How Chris Paul could help diversify the Golden State Warriors’ offense

Oct 12, 2023, 3:31 PM | Updated: 4:07 pm

Chris Paul #3 of the Golden State Warriors points up court during their game against the Los Angele...

SAN FRANCISCO, CALIFORNIA - OCTOBER 07: Chris Paul #3 of the Golden State Warriors points up court during their game against the Los Angeles Lakers at Chase Center on October 07, 2023 in San Francisco, California. NOTE TO USER: User expressly acknowledges and agrees that, by downloading and/or using this photograph, user is consenting to the terms and conditions of the Getty Images License Agreement. (Photo by Ezra Shaw/Getty Images)

(Photo by Ezra Shaw/Getty Images)

During the offseason, the Golden State Warriors acquired 38-year-old, 12-time All-Star Chris Paul. In exchange, they sent Jordan Poole, Patrick Baldwin Jr., Ryan Rollins, a 2030 first-round pick (top 20 protected), and a second-round pick in 2027 to the Washington Wizards.

Paul’s fit alongside Stephen Curry and the rest of Golden State’s roster is often questioned. Yet, there’s plenty of reason to believe that he and the coaching staff will find an appropriate middle ground.

The most obvious positive about bringing in the five-time assist leader is his ability to manage the minutes when Curry rests. Last season, the Warriors’ offensive and defensive rating took a significant hit when the widely regarded best shooter of all time took a seat. They went from a +5.8 net rating with Curry on the floor to a -2.3 net rating with him off, second worst to Draymond Green.

While Poole is an exceptional scorer, he was not a game manager. Even at this point in his career, Paul is one of the best in the game at setting up his teammates and finding ways to run an efficient half-court offense. Imagine him finding Klay Thompson coming off of screens, playing in the pick-and-roll with Green or Kevon Looney, and making the game easier for Jonathan Kuminga.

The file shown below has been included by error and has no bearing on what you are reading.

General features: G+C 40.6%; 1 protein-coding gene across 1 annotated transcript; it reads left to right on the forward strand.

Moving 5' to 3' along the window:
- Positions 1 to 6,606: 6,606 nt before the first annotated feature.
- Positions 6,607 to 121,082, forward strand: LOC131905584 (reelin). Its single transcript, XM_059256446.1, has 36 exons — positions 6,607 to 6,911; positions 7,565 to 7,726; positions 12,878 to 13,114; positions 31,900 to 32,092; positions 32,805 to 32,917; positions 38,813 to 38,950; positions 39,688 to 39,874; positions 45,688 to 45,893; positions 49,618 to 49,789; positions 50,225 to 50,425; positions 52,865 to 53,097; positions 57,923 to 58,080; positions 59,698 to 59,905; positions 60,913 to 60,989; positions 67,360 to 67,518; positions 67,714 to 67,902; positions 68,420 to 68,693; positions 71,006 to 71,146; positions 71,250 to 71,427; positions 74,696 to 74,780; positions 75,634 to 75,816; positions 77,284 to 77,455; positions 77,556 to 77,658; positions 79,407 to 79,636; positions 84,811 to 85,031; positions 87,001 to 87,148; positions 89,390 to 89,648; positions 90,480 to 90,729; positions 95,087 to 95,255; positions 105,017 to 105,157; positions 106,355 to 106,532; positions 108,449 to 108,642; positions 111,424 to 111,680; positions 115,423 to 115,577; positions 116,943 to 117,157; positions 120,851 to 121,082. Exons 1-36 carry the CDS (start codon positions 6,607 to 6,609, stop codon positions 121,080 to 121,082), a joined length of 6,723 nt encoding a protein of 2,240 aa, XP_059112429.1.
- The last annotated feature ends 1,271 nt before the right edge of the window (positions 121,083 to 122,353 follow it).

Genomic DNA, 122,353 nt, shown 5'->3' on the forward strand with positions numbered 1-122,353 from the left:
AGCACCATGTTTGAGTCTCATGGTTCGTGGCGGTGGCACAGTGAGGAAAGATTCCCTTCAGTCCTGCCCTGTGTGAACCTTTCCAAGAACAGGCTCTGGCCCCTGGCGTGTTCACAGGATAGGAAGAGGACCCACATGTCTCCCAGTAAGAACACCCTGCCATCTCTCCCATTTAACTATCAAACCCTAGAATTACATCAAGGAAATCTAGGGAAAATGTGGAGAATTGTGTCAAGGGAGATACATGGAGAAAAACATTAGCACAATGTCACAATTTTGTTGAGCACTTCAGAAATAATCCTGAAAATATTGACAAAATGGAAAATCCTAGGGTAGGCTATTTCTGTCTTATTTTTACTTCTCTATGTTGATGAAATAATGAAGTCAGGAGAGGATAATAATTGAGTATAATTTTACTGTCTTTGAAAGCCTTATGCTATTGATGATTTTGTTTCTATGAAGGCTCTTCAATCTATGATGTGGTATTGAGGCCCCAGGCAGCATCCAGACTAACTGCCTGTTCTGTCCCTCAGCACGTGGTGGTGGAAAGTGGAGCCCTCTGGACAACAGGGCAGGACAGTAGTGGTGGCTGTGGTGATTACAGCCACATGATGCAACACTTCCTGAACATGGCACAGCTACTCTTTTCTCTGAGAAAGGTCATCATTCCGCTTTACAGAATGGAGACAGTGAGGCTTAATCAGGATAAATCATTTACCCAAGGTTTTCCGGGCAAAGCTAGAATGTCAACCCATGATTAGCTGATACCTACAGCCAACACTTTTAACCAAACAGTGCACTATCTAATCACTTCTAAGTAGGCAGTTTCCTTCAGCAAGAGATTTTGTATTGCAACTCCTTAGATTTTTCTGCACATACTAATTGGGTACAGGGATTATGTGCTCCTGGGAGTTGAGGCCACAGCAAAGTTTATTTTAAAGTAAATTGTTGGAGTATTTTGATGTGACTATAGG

As for the conversation about Chris Paul playing alongside Curry, he’s successfully adjusted to playing alongside other ball-handlers at previous points in his career. Paul has played alongside James Harden, Shai Gilgeous-Alexander, Devin Booker, and Kevin Durant. He’s consistently ranked below their usage rate and had minimal issues playing off the ball. An exceptional 52.3 percent of his 88 catch-and-shoot triples were converted last season.

Meanwhile, Curry has spent time with Green, Durant, Poole, Andre Iguodala, and Andrew Bogut while still getting sufficient touches and shots. Not to mention, Paul is regarded as one of the smartest players of his generation. He’s a player you bet on figuring it out, even at 38.

Yes, the Warriors play a high-paced offense and Paul typically excels in the half-court, but not exclusively. When the Phoenix Suns went to the Western Conference Finals in 2020-21, they ranked ninth in pace (99.8). Golden State’s league-leading pace (101.6) last season could end up slowing down a bit to account for Paul’s strengths, but they will need to meet in the middle.

Chris Paul must find how he fits with the Warriors, but head coach Steve Kerr and the rest of the coaching staff must put him in positions to succeed. It’s a two-way street en route to success.

And, of course, there’s the question of who starts. Paul has never come off the bench in his 1,214 career games, but closing lineups are the more pressing uncertainty. Looney has often embraced changes to his role; moving him to the bench is the simplest solution if that’s a point of contention.

But one of the few things Chris Paul hasn’t accomplished in his impressive career is winning an NBA championship. If all sides’ main priority is taking home the Larry O’Brien trophy, they should be able to find a healthy middle ground.

If egos interfere, complications could arise. But, if not, the Warriors could have significant flexibility with their lineups after adding the future Hall of Famer.

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